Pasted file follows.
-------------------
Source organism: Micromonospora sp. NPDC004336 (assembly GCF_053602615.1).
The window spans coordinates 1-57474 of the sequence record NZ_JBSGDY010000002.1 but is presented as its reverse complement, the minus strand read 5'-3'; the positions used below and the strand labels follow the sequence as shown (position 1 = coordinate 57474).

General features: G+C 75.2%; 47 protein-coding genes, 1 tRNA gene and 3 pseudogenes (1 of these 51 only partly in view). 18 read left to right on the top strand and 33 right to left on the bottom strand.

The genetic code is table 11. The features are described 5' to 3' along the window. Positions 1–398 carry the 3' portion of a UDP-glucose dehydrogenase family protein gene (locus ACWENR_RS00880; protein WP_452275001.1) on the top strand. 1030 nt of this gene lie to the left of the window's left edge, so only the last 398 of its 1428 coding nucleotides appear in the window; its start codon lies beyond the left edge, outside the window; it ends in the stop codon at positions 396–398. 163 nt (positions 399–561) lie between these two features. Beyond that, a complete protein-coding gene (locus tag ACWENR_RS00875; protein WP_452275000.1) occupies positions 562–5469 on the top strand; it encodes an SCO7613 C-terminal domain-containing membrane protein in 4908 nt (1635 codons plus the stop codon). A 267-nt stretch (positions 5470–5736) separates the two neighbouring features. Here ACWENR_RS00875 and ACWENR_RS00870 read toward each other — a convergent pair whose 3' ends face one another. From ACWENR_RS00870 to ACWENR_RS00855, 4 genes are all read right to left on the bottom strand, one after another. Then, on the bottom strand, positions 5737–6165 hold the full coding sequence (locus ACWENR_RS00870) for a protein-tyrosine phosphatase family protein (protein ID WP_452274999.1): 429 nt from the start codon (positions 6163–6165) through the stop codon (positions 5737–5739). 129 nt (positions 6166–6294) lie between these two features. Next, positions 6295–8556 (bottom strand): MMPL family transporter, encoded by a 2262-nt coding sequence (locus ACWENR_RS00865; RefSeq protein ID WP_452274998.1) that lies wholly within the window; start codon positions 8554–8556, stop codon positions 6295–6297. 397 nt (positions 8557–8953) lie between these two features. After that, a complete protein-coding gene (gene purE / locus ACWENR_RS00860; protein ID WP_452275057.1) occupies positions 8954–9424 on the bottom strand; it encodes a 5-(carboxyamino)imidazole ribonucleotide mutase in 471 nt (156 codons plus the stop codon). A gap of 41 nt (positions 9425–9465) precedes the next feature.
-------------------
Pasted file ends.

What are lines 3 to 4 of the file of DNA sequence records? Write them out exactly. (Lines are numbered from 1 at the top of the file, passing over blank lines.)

General features: G+C 75.2%; 47 protein-coding genes, 1 tRNA gene and 3 pseudogenes (1 of these 51 only partly in view). 18 read left to right on the top strand and 33 right to left on the bottom strand.

The genetic code is table 11. The features are described 5' to 3' along the window. Positions 1–398 carry the 3' portion of a UDP-glucose dehydrogenase family protein gene (locus ACWENR_RS00880; protein WP_452275001.1) on the top strand. 1030 nt of this gene lie to the left of the window's left edge, so only the last 398 of its 1428 coding nucleotides appear in the window; its start codon lies beyond the left edge, outside the window; it ends in the stop codon at positions 396–398. 163 nt (positions 399–561) lie between these two features. Beyond that, a complete protein-coding gene (locus tag ACWENR_RS00875; protein WP_452275000.1) occupies positions 562–5469 on the top strand; it encodes an SCO7613 C-terminal domain-containing membrane protein in 4908 nt (1635 codons plus the stop codon). A 267-nt stretch (positions 5470–5736) separates the two neighbouring features. Here ACWENR_RS00875 and ACWENR_RS00870 read toward each other — a convergent pair whose 3' ends face one another. From ACWENR_RS00870 to ACWENR_RS00855, 4 genes are all read right to left on the bottom strand, one after another. Then, on the bottom strand, positions 5737–6165 hold the full coding sequence (locus ACWENR_RS00870) for a protein-tyrosine phosphatase family protein (protein ID WP_452274999.1): 429 nt from the start codon (positions 6163–6165) through the stop codon (positions 5737–5739). 129 nt (positions 6166–6294) lie between these two features. Next, positions 6295–8556 (bottom strand): MMPL family transporter, encoded by a 2262-nt coding sequence (locus ACWENR_RS00865; RefSeq protein ID WP_452274998.1) that lies wholly within the window; start codon positions 8554–8556, stop codon positions 6295–6297. 397 nt (positions 8557–8953) lie between these two features. After that, a complete protein-coding gene (gene purE / locus ACWENR_RS00860; protein ID WP_452275057.1) occupies positions 8954–9424 on the bottom strand; it encodes a 5-(carboxyamino)imidazole ribonucleotide mutase in 471 nt (156 codons plus the stop codon). A gap of 41 nt (positions 9425–9465) precedes the next feature.